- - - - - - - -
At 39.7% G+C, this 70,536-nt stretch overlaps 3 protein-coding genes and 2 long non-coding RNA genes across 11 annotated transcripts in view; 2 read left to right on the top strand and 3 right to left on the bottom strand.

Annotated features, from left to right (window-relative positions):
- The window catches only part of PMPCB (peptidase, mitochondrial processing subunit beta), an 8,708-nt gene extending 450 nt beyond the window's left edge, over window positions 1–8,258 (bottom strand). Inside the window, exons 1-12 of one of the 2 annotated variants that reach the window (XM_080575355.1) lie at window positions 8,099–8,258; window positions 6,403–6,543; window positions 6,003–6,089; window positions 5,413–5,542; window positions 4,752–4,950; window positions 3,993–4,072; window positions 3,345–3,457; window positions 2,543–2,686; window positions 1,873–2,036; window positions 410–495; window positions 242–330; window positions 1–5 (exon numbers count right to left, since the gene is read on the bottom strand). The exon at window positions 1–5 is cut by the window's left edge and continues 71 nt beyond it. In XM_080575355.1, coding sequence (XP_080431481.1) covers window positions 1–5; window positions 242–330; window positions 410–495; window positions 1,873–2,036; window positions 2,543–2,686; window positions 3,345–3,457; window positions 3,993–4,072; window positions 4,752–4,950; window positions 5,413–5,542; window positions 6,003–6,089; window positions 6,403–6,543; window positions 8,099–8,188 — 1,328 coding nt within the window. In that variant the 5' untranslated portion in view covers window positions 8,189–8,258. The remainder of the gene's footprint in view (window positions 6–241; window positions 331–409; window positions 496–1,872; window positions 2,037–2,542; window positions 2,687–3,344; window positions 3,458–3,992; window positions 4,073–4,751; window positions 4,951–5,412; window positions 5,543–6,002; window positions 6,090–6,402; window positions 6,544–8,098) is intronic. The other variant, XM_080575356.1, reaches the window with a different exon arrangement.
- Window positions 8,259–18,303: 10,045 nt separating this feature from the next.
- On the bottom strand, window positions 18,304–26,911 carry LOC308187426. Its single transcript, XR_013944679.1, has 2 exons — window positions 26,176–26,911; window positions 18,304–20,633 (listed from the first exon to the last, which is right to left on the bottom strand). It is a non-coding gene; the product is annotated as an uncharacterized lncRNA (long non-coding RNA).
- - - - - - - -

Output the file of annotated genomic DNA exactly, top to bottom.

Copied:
At 39.7% G+C, this 70,536-nt stretch overlaps 3 protein-coding genes and 2 long non-coding RNA genes across 11 annotated transcripts in view; 2 read left to right on the top strand and 3 right to left on the bottom strand.

Annotated features, from left to right (window-relative positions):
- The window catches only part of PMPCB (peptidase, mitochondrial processing subunit beta), an 8,708-nt gene extending 450 nt beyond the window's left edge, over window positions 1–8,258 (bottom strand). Inside the window, exons 1-12 of one of the 2 annotated variants that reach the window (XM_080575355.1) lie at window positions 8,099–8,258; window positions 6,403–6,543; window positions 6,003–6,089; window positions 5,413–5,542; window positions 4,752–4,950; window positions 3,993–4,072; window positions 3,345–3,457; window positions 2,543–2,686; window positions 1,873–2,036; window positions 410–495; window positions 242–330; window positions 1–5 (exon numbers count right to left, since the gene is read on the bottom strand). The exon at window positions 1–5 is cut by the window's left edge and continues 71 nt beyond it. In XM_080575355.1, coding sequence (XP_080431481.1) covers window positions 1–5; window positions 242–330; window positions 410–495; window positions 1,873–2,036; window positions 2,543–2,686; window positions 3,345–3,457; window positions 3,993–4,072; window positions 4,752–4,950; window positions 5,413–5,542; window positions 6,003–6,089; window positions 6,403–6,543; window positions 8,099–8,188 — 1,328 coding nt within the window. In that variant the 5' untranslated portion in view covers window positions 8,189–8,258. The remainder of the gene's footprint in view (window positions 6–241; window positions 331–409; window positions 496–1,872; window positions 2,037–2,542; window positions 2,687–3,344; window positions 3,458–3,992; window positions 4,073–4,751; window positions 4,951–5,412; window positions 5,543–6,002; window positions 6,090–6,402; window positions 6,544–8,098) is intronic. The other variant, XM_080575356.1, reaches the window with a different exon arrangement.
- Window positions 8,259–18,303: 10,045 nt separating this feature from the next.
- On the bottom strand, window positions 18,304–26,911 carry LOC308187426. Its single transcript, XR_013944679.1, has 2 exons — window positions 26,176–26,911; window positions 18,304–20,633 (listed from the first exon to the last, which is right to left on the bottom strand). It is a non-coding gene; the product is annotated as an uncharacterized lncRNA (long non-coding RNA).